Classical Chinese

(redirected from Literary Chinese)

Classical Chinese

n.
The written form of Chinese from about the fifth century bc to the end of the Han dynasty in ad 220.
adj.
Of or relating to Classical Chinese.
References in periodicals archive ?
He remained with the Indian Army in the period before independence but after Partition and demobilisation, he returned to England to read Modern and Literary Chinese at the London University School of African and Oriental Studies (SOAS).
He also contextualizes the idea of the "Mystic Stone" by linking it with the "Wizards' Basket," his rendering of vidyadhara-pitaka (chiming Zang), an elusive but often-employed concept that Copp aptly shows continued to evolve over the course of several centuries and that was loosely conceptualized using a variety of terms in literary Chinese (pp.
As one of the earliest to translate Western literary texts into Chinese, Lin translated with the medium of literary Chinese that was still the main language of Chinese literature at that time.
In Literary Remains, Eileen Cheng makes a strong case for the intentional persistence of literary Chinese in Lu Xun's work, including his prose poetry, in the form of a consistent, traumatic recurrence of the loss of literary Chinese at the hands of the New Culture Movement, hands which include Lu Xun's own.
In addition to Cheng's analysis, I believe that there are situations in which literary Chinese recurs in Lu Xun's work in a non-traumatic, constructive manner, as a source for baihua SIS poetics: see Nick Admussen, "A Music for Baihua: Lu Xun's Wild Grass and 'A Good Story,'" Chinese Literature: Essays, Articles, Reviews 31 (December 2009), 1-22.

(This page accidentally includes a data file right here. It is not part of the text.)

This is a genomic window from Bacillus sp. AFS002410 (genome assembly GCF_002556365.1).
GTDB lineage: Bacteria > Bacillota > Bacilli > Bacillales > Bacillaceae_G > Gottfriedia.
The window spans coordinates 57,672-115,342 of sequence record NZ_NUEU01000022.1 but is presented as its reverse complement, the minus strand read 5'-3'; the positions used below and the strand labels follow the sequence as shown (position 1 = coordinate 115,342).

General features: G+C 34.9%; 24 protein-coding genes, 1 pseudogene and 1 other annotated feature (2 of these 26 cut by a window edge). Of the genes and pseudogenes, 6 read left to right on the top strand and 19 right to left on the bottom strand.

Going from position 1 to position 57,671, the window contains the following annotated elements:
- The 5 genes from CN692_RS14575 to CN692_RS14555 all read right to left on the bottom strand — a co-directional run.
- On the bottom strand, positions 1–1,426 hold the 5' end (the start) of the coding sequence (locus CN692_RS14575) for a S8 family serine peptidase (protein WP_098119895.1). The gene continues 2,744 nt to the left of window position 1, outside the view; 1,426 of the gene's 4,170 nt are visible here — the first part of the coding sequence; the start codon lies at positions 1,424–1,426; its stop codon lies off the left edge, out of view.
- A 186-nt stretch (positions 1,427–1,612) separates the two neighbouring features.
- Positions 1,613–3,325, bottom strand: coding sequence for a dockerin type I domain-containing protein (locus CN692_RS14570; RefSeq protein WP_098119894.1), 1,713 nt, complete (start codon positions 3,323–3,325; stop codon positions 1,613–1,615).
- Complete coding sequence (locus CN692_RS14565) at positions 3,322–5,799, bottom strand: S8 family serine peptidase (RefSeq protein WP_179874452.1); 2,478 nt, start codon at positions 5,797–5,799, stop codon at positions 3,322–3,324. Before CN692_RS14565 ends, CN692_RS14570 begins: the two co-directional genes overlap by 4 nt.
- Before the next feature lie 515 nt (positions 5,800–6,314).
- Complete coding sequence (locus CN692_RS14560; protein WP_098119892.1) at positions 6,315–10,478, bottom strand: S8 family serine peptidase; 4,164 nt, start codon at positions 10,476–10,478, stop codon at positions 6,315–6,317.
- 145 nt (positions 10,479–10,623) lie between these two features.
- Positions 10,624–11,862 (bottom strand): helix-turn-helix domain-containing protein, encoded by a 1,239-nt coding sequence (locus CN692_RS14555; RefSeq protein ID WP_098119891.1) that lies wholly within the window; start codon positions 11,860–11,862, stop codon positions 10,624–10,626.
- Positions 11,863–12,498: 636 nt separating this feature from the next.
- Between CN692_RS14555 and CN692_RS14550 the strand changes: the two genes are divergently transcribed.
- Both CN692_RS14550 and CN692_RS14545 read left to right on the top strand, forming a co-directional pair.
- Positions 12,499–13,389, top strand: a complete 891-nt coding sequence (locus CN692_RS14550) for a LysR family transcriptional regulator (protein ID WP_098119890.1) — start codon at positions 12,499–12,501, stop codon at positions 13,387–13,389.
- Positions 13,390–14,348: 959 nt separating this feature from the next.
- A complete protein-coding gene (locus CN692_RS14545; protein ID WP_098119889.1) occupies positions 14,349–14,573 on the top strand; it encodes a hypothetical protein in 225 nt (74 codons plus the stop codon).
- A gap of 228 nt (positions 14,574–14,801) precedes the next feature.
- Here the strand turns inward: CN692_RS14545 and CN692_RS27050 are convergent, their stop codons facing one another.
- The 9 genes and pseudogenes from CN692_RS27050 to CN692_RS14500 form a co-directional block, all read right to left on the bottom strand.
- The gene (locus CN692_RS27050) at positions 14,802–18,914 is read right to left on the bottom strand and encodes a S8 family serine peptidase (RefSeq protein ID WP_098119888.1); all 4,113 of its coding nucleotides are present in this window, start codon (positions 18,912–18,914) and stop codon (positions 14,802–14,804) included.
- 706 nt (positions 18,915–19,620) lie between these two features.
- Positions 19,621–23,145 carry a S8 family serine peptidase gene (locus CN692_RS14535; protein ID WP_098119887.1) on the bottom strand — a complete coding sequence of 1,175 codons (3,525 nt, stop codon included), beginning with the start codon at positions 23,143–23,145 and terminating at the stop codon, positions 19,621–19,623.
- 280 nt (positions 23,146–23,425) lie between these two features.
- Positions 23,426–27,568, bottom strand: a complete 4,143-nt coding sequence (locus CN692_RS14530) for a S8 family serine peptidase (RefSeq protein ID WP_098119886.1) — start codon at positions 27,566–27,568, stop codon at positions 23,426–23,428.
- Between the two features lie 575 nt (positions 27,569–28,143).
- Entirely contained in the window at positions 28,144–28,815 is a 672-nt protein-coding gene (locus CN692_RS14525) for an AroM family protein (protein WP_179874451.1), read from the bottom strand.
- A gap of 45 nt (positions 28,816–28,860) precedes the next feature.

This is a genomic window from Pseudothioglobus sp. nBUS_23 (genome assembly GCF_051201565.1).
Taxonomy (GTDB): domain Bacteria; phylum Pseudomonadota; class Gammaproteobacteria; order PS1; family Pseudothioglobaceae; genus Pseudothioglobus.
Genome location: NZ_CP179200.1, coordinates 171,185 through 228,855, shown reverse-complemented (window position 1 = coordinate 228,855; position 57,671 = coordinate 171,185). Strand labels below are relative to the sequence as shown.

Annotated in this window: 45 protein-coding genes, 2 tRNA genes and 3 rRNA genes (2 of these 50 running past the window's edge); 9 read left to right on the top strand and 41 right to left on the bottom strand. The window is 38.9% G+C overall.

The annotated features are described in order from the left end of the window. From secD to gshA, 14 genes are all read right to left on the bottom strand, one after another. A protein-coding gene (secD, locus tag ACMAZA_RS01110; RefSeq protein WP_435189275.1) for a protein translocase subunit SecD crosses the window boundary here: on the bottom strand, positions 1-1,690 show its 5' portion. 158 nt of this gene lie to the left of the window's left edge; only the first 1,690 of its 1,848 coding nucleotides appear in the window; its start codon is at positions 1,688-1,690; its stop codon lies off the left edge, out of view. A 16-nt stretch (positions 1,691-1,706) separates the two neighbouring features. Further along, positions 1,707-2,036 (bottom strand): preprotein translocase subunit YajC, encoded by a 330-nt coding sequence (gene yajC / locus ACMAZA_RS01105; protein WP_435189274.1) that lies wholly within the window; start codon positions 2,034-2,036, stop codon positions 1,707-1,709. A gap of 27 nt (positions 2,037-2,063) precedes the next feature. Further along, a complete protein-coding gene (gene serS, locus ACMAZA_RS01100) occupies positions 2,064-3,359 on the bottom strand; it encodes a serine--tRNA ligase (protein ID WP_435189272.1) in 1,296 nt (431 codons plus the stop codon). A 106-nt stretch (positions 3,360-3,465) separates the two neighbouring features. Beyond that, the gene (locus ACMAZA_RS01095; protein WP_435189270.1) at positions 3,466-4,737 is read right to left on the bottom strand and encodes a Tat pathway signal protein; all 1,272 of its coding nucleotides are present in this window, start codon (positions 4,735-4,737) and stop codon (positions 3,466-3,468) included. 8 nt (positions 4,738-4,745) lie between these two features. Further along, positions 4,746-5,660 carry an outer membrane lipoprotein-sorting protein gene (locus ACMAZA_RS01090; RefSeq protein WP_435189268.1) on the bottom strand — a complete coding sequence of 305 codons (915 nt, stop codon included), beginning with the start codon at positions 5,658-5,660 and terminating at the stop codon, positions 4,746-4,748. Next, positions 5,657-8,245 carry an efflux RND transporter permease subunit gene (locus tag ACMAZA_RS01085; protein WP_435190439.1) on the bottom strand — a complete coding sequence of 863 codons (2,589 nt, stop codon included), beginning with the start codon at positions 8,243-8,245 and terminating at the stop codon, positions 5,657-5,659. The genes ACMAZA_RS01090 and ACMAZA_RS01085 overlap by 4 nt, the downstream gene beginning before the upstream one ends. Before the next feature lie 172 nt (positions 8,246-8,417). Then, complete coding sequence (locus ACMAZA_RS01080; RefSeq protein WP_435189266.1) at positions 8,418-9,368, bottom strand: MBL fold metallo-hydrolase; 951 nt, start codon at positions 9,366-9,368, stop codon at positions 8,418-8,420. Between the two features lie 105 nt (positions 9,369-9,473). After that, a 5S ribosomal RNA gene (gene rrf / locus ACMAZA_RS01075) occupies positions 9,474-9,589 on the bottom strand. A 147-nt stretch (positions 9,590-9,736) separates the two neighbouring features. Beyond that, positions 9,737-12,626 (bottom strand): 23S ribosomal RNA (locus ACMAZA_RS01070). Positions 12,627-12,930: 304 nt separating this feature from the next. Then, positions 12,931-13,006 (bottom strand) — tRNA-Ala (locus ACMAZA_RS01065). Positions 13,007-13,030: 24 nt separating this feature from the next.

He transcreated the Sanskrit Sutras into such a literary Chinese languages, his style was so distinct, possessing flowing smoothness, that generations after generations draw their spiritual values from his translations.
Lin Shu is best known for his translation of nearly two hundred titles, mostly novels, into Literary Chinese.
It was written covertly at night, on scrap paper taken from used notebooks, in literary Chinese characters, just in case his house was raided by the French surete.
Yiu has selected a provocatively broad range of material: novels both comfortably familiar and decidedly not, critical essays, academic and public lectures, and poetry written in literary Chinese (kanshi).
It is, with some minor exceptions noted below, a good translation that serves as a useful crib for students of literary Chinese and of the history of traditional Chinese political thought.
Hence, while it is obvious from the various forms of literary Chinese in the text that Okajima was building on an established tradition of Nagasaki Sinology - what in his day was referred to as kiyo [Chinese Text Omitted] and towa [Chinese Text Omitted] studies - he was also learning a great deal of Chinese from native informants.